It should be obvious to anyone who regularly reads their Bible that the leaders in the church are not to encourage a stick your head in the sand attitude. They are actually called to equip the saints for the work of the ministry. In this era, that will definitely include teaching a congregation the more in-depth teachings of the Bible. Both Paul and the writer to the Hebrews had this in mind for the people to whom they were writing when they pointed out the fact that they should have been able to write to them with a more in-depth teaching but couldn’t due to their lack of maturity (I Cor. 3:2; Heb. 5:12-13). And the responsibility for their maturity lied firstly in the hands of the pastors (Heb. 13:17). The pastors had (and still have) the responsibility to teach their people more than just some surface level understanding of any individual Biblical doctrine.
As for the error of blurring the lines between Reformed Baptists and Presbyterians, Dr. Towns has no excuse. He is a professor with a respected position at a prominent seminary, and there is simply no excuse for his lack of care in distinguishing between the two groups. This shows a complete lack of respect and arrogance. No Reformed Baptist sees baptism as a continuation of circumcision to be passed on to their young children by means of an unbiblical method of baptism, and no Reformed Baptist practices confirmation rather than calling their children to repentance and faith in Christ. On the other hand, no Reformed Baptist I’m aware of will put too much emphasis on an alter call since Baptists are concerned with a truly regenerate church membership and emotionally driven altar calls result in an abundance of false conversions. All these things give evidences of the concern of Reformed Baptists to continue in the historical Baptist traditions based on Biblical convictions and not in any conscious way to give tradition OR pragmatism the trump in the decision making process.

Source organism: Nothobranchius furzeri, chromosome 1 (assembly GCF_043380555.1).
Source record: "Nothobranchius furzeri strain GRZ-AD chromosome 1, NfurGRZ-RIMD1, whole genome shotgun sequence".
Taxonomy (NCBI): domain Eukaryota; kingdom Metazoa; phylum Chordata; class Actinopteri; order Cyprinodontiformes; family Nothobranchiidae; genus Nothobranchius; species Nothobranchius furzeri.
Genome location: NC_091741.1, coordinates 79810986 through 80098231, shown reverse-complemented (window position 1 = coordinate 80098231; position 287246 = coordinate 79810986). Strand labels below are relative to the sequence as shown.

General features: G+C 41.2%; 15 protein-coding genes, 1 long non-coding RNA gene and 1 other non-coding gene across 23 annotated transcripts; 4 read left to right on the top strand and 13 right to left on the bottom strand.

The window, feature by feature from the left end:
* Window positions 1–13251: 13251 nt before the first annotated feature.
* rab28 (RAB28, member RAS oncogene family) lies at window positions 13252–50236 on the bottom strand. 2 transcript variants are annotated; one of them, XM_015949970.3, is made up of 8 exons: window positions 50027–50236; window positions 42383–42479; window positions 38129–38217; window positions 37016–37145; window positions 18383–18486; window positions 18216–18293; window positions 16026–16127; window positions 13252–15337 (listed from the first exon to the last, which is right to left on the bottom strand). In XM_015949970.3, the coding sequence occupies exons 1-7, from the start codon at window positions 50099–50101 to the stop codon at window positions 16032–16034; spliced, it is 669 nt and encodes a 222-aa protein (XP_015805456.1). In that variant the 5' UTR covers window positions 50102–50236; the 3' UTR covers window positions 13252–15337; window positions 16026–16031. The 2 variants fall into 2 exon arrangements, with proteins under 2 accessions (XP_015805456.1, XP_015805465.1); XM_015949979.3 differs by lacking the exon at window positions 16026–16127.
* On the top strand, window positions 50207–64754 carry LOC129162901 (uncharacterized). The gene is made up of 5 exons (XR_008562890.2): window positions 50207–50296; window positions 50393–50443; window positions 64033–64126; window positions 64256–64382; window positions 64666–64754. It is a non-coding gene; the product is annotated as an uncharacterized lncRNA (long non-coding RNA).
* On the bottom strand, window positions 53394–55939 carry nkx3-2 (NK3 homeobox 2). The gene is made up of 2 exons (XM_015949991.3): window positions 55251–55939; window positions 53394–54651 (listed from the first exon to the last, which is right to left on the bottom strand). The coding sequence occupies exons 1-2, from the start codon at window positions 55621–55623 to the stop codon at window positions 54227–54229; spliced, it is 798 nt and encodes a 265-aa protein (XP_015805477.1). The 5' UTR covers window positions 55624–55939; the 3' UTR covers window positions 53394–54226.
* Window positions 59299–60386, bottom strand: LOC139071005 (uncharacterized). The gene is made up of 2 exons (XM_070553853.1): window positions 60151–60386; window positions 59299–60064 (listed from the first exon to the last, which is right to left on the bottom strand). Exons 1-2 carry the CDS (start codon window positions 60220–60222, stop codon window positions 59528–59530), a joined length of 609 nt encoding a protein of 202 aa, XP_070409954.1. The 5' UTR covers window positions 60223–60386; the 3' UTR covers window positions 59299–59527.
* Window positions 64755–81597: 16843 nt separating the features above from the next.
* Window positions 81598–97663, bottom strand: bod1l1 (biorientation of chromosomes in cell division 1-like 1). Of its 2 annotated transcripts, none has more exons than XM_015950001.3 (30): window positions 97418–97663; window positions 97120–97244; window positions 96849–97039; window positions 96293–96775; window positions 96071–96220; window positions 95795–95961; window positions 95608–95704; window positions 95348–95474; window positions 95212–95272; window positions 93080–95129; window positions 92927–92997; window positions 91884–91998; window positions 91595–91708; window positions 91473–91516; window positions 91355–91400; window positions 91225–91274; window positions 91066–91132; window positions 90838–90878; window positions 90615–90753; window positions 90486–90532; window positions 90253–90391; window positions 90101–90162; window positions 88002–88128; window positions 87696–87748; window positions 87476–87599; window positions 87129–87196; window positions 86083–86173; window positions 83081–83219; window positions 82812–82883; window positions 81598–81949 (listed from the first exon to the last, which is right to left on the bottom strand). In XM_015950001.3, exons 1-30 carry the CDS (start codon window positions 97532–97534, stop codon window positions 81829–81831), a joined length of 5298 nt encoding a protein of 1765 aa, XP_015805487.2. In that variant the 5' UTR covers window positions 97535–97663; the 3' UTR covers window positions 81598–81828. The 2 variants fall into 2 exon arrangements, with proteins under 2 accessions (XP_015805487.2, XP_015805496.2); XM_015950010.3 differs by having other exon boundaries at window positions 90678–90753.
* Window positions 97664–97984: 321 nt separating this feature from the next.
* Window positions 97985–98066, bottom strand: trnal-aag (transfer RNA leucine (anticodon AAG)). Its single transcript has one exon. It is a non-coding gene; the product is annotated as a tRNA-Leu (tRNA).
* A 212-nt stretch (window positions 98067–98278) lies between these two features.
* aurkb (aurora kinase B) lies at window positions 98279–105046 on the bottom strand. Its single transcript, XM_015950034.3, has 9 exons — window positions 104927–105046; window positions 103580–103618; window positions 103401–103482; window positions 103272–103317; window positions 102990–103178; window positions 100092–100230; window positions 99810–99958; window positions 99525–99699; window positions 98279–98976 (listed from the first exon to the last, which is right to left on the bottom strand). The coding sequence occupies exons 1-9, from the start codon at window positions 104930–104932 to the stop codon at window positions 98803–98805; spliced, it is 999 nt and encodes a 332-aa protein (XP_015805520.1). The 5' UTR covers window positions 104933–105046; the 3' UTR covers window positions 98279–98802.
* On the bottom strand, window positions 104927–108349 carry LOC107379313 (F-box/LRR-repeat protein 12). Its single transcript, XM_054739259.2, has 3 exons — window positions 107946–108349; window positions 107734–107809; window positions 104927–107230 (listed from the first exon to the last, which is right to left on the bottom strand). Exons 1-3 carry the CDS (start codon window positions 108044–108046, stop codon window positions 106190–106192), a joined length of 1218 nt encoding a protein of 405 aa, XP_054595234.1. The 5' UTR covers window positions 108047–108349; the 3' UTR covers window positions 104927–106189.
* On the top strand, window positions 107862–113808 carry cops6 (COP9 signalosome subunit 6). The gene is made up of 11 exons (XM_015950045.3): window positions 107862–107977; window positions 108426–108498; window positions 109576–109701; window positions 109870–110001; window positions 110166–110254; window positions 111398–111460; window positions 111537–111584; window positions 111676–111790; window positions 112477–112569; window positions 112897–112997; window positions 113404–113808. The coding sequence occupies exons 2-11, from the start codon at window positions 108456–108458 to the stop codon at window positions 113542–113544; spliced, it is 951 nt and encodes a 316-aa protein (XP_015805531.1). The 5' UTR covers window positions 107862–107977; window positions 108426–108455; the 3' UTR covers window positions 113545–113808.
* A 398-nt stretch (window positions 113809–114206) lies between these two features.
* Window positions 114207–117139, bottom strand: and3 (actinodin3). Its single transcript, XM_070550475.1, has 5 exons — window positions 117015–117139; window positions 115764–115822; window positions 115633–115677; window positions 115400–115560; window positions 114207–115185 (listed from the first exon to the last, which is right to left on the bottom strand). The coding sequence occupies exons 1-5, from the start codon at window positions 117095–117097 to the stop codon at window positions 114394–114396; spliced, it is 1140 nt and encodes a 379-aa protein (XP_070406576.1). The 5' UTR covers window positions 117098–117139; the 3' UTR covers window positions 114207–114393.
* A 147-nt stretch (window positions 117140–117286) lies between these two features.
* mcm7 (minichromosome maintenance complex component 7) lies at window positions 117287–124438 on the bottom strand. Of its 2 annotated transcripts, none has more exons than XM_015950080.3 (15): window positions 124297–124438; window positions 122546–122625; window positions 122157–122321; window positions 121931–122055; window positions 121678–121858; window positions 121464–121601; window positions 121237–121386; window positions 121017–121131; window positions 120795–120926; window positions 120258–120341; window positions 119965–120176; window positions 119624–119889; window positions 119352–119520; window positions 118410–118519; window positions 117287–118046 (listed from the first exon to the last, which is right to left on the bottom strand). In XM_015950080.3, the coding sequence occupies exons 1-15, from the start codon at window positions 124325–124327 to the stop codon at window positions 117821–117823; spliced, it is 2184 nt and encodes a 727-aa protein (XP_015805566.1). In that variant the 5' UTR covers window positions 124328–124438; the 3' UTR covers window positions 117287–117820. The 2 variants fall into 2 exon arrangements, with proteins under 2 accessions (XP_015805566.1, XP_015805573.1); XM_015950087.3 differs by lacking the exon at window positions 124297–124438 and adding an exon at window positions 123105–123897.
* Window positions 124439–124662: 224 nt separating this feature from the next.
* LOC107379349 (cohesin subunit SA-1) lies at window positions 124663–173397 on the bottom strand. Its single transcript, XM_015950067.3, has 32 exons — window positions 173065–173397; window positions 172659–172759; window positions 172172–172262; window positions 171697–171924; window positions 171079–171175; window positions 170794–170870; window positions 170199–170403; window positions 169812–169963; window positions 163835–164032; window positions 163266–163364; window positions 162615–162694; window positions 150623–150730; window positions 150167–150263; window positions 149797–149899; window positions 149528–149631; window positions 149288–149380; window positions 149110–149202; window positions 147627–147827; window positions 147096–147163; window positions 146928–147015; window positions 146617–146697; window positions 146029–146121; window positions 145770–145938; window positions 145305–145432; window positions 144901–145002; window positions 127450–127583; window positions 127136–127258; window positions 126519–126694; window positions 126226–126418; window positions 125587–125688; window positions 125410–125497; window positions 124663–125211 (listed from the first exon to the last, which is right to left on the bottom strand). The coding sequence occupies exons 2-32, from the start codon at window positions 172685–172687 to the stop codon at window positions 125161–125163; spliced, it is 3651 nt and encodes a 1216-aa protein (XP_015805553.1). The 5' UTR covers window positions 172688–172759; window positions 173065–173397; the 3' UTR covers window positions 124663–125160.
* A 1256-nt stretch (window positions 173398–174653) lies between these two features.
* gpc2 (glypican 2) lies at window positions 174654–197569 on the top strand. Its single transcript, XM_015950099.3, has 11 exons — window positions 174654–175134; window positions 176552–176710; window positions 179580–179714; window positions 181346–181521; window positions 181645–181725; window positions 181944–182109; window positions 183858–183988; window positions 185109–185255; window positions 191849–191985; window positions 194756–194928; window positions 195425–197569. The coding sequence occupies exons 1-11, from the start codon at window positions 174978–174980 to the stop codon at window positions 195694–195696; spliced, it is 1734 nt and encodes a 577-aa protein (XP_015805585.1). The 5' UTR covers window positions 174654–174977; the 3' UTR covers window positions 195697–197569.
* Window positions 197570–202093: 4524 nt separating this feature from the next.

Page 11-12 (disappointment): Dr. Towns prefers to look the other way if a church has “wandered off into five point Calvinism.” He says that one church should not seek to correct another church, but that they should simply seek to vote them out of fellowship.
What?! In my understanding of Jesus’ teaching in Matt 18:15-20 (which is not totally applicable in these cases), the reason for the confrontation of erring brothers is for their restoration to the true path of righteousness. If the attitude is not to lovingly confront others, but to shun them instead, does this not demonstrate a lack of concern for another for whom Christ died (fruit of the Spirit--love)?
I think that it has been proven well enough, in this article as well as in other responses to Reformed Theology, that the non-Calvinists are not capable of refuting Calvinism—let alone defending their own position Biblically in contrast to the Reformed faith. These attempted responses have done nothing more than try to throw sand in the air and preach to their own choirs. As refreshing as it would be to hear from an Arminian willing to attempt to refute the 5 points from the Bible and plain reason while demonstrating the superiority of his position Biblically, it just doesn’t seem to have been attempted as of yet.